• COMMUNITY RELATIONSHIPS: Another aspect of good midwifery care that is oftentimes overlooked is that of having good relationships with the local midwifery community. In order to have back-up arrangements (both for planned trips AND for unpredictable emergencies, which will occur at some point in a midwife’s career), a midwife MUST have a solid relationship with other midwives, and facilitating these relationships doesn’t just happen. Another aspect of community relationships is the side of the local medical community. To facilitate good transports when needed, a midwife needs to have a good relationship with local care providers.
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    Grateful to have good relationships with my back-up and colleague, Rose Marie!

    This translates into taking the time for peer reviews, staff meetings, staying up to date on local situations and politics, taking the time take thank you gifts and notes personally when services are received, and so much more. Having a positive relationship with local hospitals and doctors translates into better, quality care for clients, so it is a very worthwhile investment of the midwife’s time and energy.

  • OFFICE FEES: These costs are more obvious, but real nonetheless. You want to be able to reach your midwife anytime, ASAP, right? So she must maintain cellphone service and a working phone. Then there is the fax service that most medical offices require for sending/receiving medical records. Internet for research, copier for providing records for other medical providers & clients, ability to print forms, handouts, etc. I might also add that most midwives are doing all of their own office work, too, so time to order supplies, keep track of bills, payments, answer inquiries and all the paperwork that is required to run a business has to happen at some point!
  • EQUIPMENT & SUPPLIES: quality equipment must be purchased and maintained in order to provide excellent, safe care. Dopplers, birth stools, testing machines, ability to sterilize instruments, repair of equipment when needed…all of these go into maintaining a midwife’s supplies.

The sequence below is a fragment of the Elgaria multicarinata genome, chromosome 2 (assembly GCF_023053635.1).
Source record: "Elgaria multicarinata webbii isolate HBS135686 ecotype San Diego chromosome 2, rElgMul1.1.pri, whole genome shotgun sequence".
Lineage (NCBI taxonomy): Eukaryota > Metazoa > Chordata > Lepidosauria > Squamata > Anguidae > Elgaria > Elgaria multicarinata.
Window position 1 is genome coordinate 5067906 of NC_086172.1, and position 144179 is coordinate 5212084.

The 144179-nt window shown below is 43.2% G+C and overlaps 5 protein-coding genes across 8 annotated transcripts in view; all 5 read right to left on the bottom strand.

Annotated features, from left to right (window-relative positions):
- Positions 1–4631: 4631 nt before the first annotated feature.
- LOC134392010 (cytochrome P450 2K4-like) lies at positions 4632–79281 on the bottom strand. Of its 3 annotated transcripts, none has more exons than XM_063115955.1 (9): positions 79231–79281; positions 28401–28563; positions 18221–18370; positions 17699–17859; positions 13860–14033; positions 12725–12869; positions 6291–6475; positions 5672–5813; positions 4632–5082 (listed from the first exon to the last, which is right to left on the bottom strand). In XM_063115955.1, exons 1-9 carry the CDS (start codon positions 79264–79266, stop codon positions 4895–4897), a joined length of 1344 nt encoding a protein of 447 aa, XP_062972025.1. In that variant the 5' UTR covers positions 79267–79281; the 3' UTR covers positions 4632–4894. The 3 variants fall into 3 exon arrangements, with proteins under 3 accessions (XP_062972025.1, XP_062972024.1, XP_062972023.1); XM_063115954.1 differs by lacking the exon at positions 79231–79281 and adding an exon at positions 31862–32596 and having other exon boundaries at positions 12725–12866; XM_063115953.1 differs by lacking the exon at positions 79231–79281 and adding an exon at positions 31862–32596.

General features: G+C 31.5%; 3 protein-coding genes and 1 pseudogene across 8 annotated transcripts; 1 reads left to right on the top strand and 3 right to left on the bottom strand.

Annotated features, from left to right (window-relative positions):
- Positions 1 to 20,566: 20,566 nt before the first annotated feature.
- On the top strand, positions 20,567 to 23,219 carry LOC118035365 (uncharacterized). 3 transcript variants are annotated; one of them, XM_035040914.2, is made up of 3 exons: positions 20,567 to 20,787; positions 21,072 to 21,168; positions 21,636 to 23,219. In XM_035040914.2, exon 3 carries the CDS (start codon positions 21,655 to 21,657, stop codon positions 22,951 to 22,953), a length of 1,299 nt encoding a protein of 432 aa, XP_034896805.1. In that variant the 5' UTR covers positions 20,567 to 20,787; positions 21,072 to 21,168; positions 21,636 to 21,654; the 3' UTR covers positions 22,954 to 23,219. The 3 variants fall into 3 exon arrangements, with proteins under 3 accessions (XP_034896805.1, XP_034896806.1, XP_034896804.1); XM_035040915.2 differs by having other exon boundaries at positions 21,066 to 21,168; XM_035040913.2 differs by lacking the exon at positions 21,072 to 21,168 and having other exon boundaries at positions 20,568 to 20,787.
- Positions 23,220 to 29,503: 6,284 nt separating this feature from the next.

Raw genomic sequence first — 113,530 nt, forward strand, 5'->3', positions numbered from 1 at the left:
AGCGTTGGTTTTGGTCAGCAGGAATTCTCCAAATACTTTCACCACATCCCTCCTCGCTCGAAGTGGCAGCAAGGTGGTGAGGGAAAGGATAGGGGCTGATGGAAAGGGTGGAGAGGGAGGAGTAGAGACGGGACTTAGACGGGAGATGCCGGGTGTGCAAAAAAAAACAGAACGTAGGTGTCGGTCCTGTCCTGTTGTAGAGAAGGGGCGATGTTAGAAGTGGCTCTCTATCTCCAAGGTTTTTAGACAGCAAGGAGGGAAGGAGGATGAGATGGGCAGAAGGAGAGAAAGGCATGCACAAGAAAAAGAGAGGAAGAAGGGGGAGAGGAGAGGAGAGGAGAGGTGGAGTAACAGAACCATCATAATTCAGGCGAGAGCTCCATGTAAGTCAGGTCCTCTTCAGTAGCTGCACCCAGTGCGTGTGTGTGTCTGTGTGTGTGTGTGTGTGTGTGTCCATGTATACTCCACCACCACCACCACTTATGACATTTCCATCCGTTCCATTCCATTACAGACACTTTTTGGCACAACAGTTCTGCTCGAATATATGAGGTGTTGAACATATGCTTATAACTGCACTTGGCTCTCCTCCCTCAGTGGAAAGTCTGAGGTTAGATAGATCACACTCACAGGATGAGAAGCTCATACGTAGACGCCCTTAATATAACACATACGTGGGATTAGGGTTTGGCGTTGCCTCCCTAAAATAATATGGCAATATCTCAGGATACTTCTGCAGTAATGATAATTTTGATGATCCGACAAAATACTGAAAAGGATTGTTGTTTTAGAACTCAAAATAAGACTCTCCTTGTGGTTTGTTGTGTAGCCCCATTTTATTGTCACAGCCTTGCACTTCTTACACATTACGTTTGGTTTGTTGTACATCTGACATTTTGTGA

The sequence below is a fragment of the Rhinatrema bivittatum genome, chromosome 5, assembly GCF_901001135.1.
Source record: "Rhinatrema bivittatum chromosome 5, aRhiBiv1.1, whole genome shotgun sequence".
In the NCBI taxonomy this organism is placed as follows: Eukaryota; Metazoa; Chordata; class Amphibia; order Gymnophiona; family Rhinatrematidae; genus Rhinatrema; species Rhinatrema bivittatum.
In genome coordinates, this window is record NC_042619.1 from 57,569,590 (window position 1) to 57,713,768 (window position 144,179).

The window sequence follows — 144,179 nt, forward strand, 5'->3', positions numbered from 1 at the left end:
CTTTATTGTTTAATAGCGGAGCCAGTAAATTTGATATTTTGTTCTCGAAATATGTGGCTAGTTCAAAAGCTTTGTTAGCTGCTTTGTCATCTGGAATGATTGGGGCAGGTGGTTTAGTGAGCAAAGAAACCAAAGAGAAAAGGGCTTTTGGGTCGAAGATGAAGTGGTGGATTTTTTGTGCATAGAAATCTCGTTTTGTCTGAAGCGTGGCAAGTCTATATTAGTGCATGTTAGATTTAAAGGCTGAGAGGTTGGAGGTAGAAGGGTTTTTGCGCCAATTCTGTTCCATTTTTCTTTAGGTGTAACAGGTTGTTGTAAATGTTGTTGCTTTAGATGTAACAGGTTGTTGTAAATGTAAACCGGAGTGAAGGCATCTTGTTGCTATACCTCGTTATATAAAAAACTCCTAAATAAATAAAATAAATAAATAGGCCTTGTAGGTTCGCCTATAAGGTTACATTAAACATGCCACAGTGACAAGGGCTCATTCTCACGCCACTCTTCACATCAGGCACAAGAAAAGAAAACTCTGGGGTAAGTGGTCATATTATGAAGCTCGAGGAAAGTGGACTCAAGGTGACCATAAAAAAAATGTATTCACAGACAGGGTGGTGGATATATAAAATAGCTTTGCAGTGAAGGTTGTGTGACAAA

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    Birth supplies ready during a labor

    Medications also need to be purchased in order to always have them on hand (even if you don’t use them frequently, you want your midwife to have them-and many of these items are not cheap!). Keeping emergency supplies to deal with the unexpected is also a real cost, as these things need to be keep up-to-date, which mean some items need to be purchased regularly, whether they are consumed or not.

  • RELIABLE TRANSPORTATION: You want your midwife to be able to get to you anytime…which means she needs a reliable vehicle in working order. Just last month we replaced all the tires on our vehicles, as my husband felt they were getting too thin to count on them during the winter weather. We also pay more to run an AWD vehicle as we have lots of snow & ice in PA. A midwife always needs to keep her gas tank full, and regular maintenance is a must.
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    A flat tire meant new tires for the vehicle had to be purchased ASAP!

    Oftentimes a midwife will routinely drive a separate vehicle to events in order to be able to leave at a moment’s notice, instead of driving with friends or family. This is additional expense she must pay for!